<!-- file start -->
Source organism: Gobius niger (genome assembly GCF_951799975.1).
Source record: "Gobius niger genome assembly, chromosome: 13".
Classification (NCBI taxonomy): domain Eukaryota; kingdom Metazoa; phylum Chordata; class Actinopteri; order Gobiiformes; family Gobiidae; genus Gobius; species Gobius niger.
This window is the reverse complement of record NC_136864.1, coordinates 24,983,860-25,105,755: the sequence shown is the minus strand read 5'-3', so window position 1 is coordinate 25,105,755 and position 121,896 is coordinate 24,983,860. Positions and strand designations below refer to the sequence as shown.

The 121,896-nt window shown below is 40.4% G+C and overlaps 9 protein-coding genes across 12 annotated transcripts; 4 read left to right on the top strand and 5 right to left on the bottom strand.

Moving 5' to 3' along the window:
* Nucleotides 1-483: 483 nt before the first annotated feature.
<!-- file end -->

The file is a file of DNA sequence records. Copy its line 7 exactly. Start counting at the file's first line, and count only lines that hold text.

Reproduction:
* Nucleotides 1-483: 483 nt before the first annotated feature.